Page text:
Lake Don Pedro
The kokanee and king salmon plants by the Department of Fish and Wildlife have been released, and Don Pedro will receive only 9,991 kokanee salmon while being loaded with 90,035 king salmon. Kokanee action was inconsistent throughout the season, and this trend continued as the remaining kokanee are preparing to spawn. Trout are providing the best action with spoons, as the fish are keying on the threadfin shad schools. King salmon are holding in deep water but are reluctant to bite rolled shad or lures at the present time. With the lowered pool of water, the salmon action should be strong during the fall months. The Fleming Meadows ramp is limited to one lane, but there is plenty of deep water in which to launch a boat. For bass, live bait of minnows or night crawlers under a bobber continued to be the most productive technique. There are some quality fish taken on top-water lures such as Pop R’s or the River2Sea Whopper Plopper in white or shad patterns working in the early mornings or evenings. During the daytime, the action slows, but drop-shotting with shad-imitation plastics at depths of 30-50 feet should produce a few fish. There is a new 5-mph speed limit from the ramp at Blue Oaks Recreation Area to the Buoy Line at the mouth of Fleming Bay. The launch ramp at Fleming Bay is limited to one lane at the present time. The lake is currently at 700.50 feet in elevation and 40 percent of capacity. Call: Monte Smith, (209) 581-4734; Danny Layne-Fish’n Dan, (209) 586-2383; Gary Vella, (209) 652-7550; Bait Barn, (209) 874-3011.
Lake McClure
The lake continues to release water at a high rate, but the Barrett’s Cove South Launch Ramp will remain open for at least two weeks and perhaps the next 20 days or so. The marinas have closed and moved out to the deeper portions of the lake. Despite the low water conditions, Diana Mello of A-1 Bait in Snelling reported bass to 12 pounds have been landed on spinnerbaits with another two eight-pounders caught and released. The Barrett’s Cove North Launch Ramp is open, and construction is taking place to allow for a turnaround closer to the lake so vehicles will not have to back down the entire length of the steep ramp. This ramp has not been exposed for decades. Kayakers and canoe paddlers are accessing the lake from the shoreline to take advantage of the solid bass fishing on live minnows or crawdads. The live bait is also working for large catfish from the banks. In response to the drought, A-1 Bait is selling all plastic worms at 30 percent off. Trout, king salmon and kokanee reports have been elusive. McClure will be receiving 49,197 king salmon and 20,012 kokanee fingerlings from the Department of Fish and Wildlife. The lake dropped 5.5 feet to 646.66 feet in elevation and 14 percent of capacity. A-1 and the Bait Barn are stocked with all sizes of minnows. A 51/2-mile stretch of the Merced River in Snelling is now closed to fishing due to low water conditions. Call: A-1 Bait, (209) 563-6505; Bub Tosh, (209) 404-0053.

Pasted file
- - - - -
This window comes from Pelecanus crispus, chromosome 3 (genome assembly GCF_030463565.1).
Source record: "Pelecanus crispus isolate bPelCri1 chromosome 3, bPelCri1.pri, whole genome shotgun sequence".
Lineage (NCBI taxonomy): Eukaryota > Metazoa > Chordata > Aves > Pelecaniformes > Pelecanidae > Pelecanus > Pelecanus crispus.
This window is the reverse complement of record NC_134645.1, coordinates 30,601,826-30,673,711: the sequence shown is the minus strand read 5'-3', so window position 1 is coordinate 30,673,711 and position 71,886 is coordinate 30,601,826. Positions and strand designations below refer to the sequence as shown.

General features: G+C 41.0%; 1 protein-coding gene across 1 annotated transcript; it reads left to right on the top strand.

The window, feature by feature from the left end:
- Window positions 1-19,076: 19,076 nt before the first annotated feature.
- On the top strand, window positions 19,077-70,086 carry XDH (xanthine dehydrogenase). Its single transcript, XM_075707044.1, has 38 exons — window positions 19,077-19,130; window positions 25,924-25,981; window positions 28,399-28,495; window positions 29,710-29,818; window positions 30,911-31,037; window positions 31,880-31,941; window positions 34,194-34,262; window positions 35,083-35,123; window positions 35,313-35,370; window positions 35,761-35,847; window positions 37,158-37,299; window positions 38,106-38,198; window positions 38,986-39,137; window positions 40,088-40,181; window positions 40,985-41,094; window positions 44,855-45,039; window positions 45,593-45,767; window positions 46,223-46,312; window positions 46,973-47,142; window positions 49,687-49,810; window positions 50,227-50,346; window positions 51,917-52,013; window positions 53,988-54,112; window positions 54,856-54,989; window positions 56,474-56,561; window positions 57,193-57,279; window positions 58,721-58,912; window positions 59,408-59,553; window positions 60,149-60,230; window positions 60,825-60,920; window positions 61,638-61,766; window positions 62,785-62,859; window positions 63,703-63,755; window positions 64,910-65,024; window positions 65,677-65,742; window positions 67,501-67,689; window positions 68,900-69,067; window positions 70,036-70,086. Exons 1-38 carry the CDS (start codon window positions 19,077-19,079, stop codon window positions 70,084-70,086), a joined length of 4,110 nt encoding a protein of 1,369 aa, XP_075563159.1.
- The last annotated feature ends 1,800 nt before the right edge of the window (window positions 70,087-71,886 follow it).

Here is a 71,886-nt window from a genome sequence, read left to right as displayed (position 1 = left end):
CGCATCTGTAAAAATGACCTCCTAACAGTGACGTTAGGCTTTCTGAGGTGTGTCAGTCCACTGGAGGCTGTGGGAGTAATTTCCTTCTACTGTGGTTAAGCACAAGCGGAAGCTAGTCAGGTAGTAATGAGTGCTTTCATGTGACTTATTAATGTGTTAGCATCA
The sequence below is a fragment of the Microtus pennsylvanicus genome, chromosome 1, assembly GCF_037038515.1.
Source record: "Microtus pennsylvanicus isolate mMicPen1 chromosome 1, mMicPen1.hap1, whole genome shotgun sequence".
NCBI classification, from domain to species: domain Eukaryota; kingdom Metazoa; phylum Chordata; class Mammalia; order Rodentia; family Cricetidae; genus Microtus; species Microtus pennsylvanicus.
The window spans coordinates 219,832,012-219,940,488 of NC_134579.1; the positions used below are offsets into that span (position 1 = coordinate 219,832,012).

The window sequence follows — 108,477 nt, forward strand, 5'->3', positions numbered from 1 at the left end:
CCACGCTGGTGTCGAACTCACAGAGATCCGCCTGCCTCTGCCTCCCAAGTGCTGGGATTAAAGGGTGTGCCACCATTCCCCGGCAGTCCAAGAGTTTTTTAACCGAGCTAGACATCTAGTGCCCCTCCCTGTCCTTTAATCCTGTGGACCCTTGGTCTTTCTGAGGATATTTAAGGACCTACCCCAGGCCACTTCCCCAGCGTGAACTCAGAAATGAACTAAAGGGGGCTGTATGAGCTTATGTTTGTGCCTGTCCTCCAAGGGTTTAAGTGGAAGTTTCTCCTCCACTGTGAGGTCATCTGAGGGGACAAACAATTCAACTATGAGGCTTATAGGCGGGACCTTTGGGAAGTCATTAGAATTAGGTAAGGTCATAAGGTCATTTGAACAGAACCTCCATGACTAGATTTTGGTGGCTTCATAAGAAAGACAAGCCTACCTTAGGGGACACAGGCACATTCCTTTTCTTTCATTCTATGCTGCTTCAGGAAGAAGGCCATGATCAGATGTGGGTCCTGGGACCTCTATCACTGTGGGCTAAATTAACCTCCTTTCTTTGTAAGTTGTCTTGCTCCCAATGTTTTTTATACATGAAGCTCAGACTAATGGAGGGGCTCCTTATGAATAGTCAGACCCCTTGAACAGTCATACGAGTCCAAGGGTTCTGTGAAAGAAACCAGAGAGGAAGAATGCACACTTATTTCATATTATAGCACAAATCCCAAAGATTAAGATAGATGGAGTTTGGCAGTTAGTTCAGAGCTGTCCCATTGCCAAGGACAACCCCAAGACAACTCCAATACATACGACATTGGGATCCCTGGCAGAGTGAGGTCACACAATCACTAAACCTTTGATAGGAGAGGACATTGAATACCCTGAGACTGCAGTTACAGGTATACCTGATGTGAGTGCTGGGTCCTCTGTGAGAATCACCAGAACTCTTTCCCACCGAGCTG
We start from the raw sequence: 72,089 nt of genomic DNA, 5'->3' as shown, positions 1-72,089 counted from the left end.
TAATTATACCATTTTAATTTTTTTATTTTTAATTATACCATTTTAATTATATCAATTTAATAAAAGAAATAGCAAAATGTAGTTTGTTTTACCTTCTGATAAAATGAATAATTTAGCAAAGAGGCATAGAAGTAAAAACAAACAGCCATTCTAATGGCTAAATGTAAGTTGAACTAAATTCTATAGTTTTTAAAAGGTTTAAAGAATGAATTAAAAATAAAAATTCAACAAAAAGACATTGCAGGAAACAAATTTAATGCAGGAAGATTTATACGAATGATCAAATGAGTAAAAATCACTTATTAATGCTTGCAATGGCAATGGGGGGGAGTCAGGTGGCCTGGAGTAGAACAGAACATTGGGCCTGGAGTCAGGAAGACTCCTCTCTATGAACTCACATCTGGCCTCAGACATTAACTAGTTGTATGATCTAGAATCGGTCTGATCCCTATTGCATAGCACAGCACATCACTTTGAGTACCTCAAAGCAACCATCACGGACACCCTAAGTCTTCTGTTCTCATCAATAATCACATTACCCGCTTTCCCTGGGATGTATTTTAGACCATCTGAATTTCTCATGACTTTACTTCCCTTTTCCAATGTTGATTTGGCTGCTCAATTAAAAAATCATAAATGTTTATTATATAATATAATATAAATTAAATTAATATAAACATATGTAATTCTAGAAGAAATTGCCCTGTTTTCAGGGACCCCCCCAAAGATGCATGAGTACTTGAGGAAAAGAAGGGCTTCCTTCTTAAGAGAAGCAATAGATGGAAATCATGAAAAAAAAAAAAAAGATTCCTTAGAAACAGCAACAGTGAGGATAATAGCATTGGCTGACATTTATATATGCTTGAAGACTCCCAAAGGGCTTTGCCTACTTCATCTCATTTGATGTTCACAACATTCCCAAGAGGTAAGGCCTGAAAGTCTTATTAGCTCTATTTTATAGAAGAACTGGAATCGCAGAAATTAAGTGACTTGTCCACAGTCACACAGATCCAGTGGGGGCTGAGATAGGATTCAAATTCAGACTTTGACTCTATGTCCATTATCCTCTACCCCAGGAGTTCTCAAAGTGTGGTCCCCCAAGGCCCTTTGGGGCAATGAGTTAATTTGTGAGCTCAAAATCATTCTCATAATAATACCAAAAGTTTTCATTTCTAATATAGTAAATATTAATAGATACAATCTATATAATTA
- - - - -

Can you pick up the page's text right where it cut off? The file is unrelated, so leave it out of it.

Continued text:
Lake McSwain
Diana Mello of A-1 Bait said king salmon to three pounds have been reported in McSwain by trollers working the deeper portions of the lake at 30 feet in depth. The heavy water releases from Lake McClure account for the kings moving through the dam into downstream McSwain. Rainbow trout provide the best action, and the Lake McSwain Marina reported trollers have the upper hand at the present time with chrome/blue Kastmasters or gold Wedding Rings from the marina up the river arm toward the dam. The lake levels remain steady at the normal elevation due to regular releases of cold water from McClure. The lake was planted at the end of August, and another trout plant is expected this week. Bank fishing has been slow over the past week. The first Fall Fest will occur at the lake Saturday with wakeboarding and hot boat exhibitions throughout the day. The annual Merced Irrigation District Trout Derby will occur Oct. 4-5. Call: McSwain Marina, (209) 378-2534.
Millerton Lake/San Joaquin River
Bass fishing remained solid with good numbers of small spotted bass taken on 4-inch plastic worms on the drop shot or dart head in the shallows. The bass are chasing shad, and anglers are at the ready with a rip bait on an extra rod in the event of running into a boil. The better grade of fish is taken on rip baits or top-water lures with numbers taken off the bottom at depths to 30 feet on plastics on the drop shot or dart head or dragging a jig. Catfish to five pounds are biting anchovies or sardines in 40 feet of water above Finegold. No striped bass reports. The lake dropped 3.5 feet to 501.12 feet in elevation and 42 percent of capacity with a release of 1,459 acre-feet of water. All boats must fill out a Quagga mussel self-inspection form before launching. In the lower San Joaquin, heavy flows from the reservoir have limited interest with few anglers targeting the Broken Bridge. There are new regulations on the lower San Joaquin, and from Friant Dam downstream to the Highway 140 Bridge, only two hatchery trout or hatchery steelhead are allowed with a total of four hatchery trout or hatchery steelhead in possession. Call: Fresno Fisherman’s Warehouse, (559) 225-1838; Valley Rod & Gun, (559) 292-3474.